NAZI Religion

religion in NAZI Germany
Figure 1.-- While the NAZIs adopted a wide range of policies to undermind traditional religion, they did not ban the mainline denominations or close churches. This would have been disruptive in a country as thoroughly Christian as Germany. Where Germany was headed can be seen in the SS. Here a SS corporal is being marries in a ceremony officiated by his commnder, probably around 1935. Note that the boys are wearing sailor suits rather thzn their Hitler Youth uniforms. It is possible that they were not HJ members as it was not yet mandatory and one boy looks younger than 10 years old. Source: Library of Congress, 242-HB-4244. Click on the image for a fuller discussion.

While the NAZIs adopted a wide range of policies to undermind traditional religion, they did not ban the mainline denominations or close churches. This would have been disruptive in a country as thoroughly Christian as Germany. And especially after launchiung the War, Hitler wanted nothing that would disrupt the war effort. There were those planning a new NAZI religion for Germany and this would have occured had the NAZIs won the War. Hitler and other leading NAZIs were contemptuos of Christianity, viewing it as a religion for weaklings. The NAZIs rejected beatiudes like "Blessed are the meek, for they will inherit the earth." [Matthew 5:5] This was not what they wanted young people taught. Along with other radical social plans, the Nazis postponed a major acrion against religion until after they had won the War. The term being discussed in NAZI circles was the “coordination” (Gleichschaltung) of church life. Whether the churches would have been purges or restricted in various ways or completely eliminated, we can now only speculate about. SS Reichführer Himmler was one of greatest enemies of Christianity in the NAZI heirarchy. Thus trends in the SS provide us an insiught on NAZI plans for the maineline Christian churfches. Himmler strongly promoted his SS men to break with the church. He wanted SS members who he saw as an elite knighthood of the Reich along with their families to leave the church, As for marriage, he favored a “marriage consecration” (Eheweihe) rather than a church wedding. Thiis was one of many pseudo-Germanic Teutonic rituals that Himmler wanted to replsace traditional Christian rituals. Where Germany was headed can be seen in the SS. We see secular SS weddings outside of churches without clerical officiating. SS weddings were offiated by the men's commnders. And we see baptisms being replaced with a name giving ceremomy in front of an altar with Hitler's portrait. Many families would have wanted Christian cremonies, especially the middle class families from which SS-men came. I am not sure to what extent these ceremonies were required, but it is where Germany was headed if the NAZIs had won.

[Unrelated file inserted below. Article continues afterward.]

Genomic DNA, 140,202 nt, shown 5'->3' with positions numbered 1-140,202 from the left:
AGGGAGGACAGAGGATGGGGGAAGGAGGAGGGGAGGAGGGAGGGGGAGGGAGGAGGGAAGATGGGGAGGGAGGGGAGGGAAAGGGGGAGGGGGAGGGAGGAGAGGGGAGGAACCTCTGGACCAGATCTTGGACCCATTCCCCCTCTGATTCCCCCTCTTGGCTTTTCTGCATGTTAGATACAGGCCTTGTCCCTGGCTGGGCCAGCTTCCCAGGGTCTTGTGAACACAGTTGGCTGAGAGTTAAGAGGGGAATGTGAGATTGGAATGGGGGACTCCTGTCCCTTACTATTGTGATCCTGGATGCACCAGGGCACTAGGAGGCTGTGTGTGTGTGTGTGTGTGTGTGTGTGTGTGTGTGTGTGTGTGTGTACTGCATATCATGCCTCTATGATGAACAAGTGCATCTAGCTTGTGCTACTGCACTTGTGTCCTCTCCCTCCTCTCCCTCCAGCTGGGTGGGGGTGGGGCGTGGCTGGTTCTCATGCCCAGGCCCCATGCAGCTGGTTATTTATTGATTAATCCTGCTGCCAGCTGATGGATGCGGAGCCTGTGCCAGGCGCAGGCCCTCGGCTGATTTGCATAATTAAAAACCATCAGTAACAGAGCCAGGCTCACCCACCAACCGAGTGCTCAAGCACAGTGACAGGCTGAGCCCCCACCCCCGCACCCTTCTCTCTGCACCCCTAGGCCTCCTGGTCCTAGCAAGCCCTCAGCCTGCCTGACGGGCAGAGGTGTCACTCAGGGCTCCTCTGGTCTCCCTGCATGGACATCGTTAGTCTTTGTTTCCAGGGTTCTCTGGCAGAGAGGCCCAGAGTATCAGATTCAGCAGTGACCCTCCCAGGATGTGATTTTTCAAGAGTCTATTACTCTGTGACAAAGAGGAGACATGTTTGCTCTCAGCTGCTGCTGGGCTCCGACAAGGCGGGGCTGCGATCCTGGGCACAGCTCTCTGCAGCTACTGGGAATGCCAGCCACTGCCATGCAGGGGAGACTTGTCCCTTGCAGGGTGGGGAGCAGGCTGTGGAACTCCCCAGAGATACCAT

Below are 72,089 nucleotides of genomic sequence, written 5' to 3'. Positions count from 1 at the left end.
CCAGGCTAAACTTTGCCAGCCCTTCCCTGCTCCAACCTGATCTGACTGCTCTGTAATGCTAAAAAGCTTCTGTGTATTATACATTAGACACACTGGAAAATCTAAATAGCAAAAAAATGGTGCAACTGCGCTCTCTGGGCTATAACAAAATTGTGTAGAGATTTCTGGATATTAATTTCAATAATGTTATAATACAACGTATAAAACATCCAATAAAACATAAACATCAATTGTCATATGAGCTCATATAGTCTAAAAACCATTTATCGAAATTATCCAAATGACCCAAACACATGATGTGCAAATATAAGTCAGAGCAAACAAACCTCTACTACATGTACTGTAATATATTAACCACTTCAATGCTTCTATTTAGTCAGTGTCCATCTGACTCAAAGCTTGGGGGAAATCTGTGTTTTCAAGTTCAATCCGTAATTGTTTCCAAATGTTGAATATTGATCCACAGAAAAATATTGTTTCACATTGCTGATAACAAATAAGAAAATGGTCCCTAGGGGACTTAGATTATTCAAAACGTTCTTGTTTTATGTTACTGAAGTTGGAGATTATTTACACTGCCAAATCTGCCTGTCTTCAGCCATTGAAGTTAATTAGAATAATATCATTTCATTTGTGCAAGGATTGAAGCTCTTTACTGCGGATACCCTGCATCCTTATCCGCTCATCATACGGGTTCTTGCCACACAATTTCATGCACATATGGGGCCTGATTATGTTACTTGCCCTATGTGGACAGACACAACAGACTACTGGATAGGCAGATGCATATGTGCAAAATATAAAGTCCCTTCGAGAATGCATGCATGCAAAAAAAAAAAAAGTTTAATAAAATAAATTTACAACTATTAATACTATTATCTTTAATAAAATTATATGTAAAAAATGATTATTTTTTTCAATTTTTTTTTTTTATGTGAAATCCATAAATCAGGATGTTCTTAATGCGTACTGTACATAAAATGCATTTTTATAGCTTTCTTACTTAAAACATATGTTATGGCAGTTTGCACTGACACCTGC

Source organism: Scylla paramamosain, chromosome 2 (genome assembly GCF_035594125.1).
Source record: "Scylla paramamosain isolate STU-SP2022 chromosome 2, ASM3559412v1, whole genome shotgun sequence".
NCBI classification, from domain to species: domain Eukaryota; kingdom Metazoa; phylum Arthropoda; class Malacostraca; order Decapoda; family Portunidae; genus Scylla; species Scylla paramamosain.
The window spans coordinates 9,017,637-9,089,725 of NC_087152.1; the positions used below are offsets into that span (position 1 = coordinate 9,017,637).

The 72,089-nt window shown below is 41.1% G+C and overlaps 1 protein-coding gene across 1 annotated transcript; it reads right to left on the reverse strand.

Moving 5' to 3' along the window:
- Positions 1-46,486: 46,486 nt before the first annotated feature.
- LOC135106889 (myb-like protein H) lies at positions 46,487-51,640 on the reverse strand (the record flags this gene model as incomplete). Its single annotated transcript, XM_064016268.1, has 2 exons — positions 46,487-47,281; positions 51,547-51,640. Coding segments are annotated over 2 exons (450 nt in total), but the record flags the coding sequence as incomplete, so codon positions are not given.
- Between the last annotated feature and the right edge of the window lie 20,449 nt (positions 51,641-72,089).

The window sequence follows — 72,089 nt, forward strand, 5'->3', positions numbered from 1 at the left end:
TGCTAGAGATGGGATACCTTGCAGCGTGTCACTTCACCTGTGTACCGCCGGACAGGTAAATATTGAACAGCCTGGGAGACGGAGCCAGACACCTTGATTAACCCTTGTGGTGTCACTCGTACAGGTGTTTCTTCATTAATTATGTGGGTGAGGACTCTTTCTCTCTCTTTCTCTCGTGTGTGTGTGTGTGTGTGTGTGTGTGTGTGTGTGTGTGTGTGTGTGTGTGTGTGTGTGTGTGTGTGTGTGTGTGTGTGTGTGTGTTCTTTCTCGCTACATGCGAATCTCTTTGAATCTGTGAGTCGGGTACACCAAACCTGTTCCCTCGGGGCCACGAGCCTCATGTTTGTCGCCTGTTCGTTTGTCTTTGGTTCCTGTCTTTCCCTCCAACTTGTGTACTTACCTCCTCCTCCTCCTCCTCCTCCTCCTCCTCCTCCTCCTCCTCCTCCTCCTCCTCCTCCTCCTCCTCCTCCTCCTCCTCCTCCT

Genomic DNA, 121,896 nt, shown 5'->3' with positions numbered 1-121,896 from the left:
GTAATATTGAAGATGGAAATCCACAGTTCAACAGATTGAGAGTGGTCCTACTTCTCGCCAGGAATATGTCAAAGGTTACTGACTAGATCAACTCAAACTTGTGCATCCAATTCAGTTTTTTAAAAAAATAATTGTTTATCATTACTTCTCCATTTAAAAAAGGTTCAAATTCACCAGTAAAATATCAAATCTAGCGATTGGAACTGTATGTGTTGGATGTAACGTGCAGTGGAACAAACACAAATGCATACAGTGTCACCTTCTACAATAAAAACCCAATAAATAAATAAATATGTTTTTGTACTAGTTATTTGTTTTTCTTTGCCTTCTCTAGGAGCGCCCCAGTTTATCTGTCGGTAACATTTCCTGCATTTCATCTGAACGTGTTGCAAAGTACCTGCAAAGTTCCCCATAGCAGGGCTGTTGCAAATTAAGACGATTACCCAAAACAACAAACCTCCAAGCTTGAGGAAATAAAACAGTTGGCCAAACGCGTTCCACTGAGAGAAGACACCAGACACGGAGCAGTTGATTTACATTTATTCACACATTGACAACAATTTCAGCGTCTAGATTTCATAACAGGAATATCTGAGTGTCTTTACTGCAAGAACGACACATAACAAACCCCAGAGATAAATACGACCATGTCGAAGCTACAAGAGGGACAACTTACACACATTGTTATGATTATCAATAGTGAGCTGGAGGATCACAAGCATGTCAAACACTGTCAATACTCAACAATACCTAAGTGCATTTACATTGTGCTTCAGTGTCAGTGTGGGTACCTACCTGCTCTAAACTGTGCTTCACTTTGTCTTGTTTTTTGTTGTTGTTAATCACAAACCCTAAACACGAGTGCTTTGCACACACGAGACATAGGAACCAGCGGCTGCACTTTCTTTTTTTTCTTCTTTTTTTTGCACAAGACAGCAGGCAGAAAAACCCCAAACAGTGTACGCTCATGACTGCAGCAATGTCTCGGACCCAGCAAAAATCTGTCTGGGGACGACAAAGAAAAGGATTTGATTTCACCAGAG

NAZI Assault on Religion

The NAZIs adopted a wide range of policies to undermind traditional religion. Hitler and the NAZIs initiated an assault both on traditional Christian values, but religions institutions as well. The NAZI assault on Judism is best known. But here the focus were the Jews themselves and not the religion. One religion seen in more positive terms was Islam, in part because it was helful in the effort against Jews. It was Christianity that suffered most from the NAZIs, primarily because it posed the greatest danger to the NAZIs. Sects like the 7th Day Adventists were attacked because they opposed military conscriptiom. The mainstream church that suffered the greatest was the Catholics. Despite signing a Concordant with the Vatican in 1933, the NAZIs steadily undermined the power and influence of the Church in Germany and arrested many priests.

NAZI Contempt

Hitler and other leading NAZIs were contemptuos of Christianity, viewing it as a religion for weaklings. The NAZIs rejected beatiudes like "Blessed are the meek, for they will inherit the earth." [Matthew 5:5] This was not what they wanted young people taught. Along with other radical social plans, the Nazis postponed a major acrion against religion until after they had won the War.

Hesitanion to Ban

Despitethe contempt of Hitler and other top NAZIs, the NAZIs stopped short of sactually banning the mainline denominations or closing churches. This would have been disruptive in a country as thoroughly Christian as Germany. Germany was arguably the most deeply Christian of all Wuropean countries. And especially after launching the War, Hitler wanted nothing that would disrupt the war effort. Nor was there any attempt to launch a Soviet style atheism campaign. Part of NAZI legitmacy was to protect the country from Bolshevick athesm. Thus the NAZIs coud hardly institute a atheism campaign of their owm. Atheism contained another issue that caused the NAZIs to hesitate. One element of NAZIs was that the Greek credo 'that man was a meaure of all things' which essentially came to define Western civiization. This suggests a recognition of higher powers. This kind of thought did not lead to the highly desciplined cadre the NAZIs sought. [Himmler, 1935] SS men for example were not allowed to be atheists. They had to register as Parotestant, Catholic, or believer in God (Gottglaubig).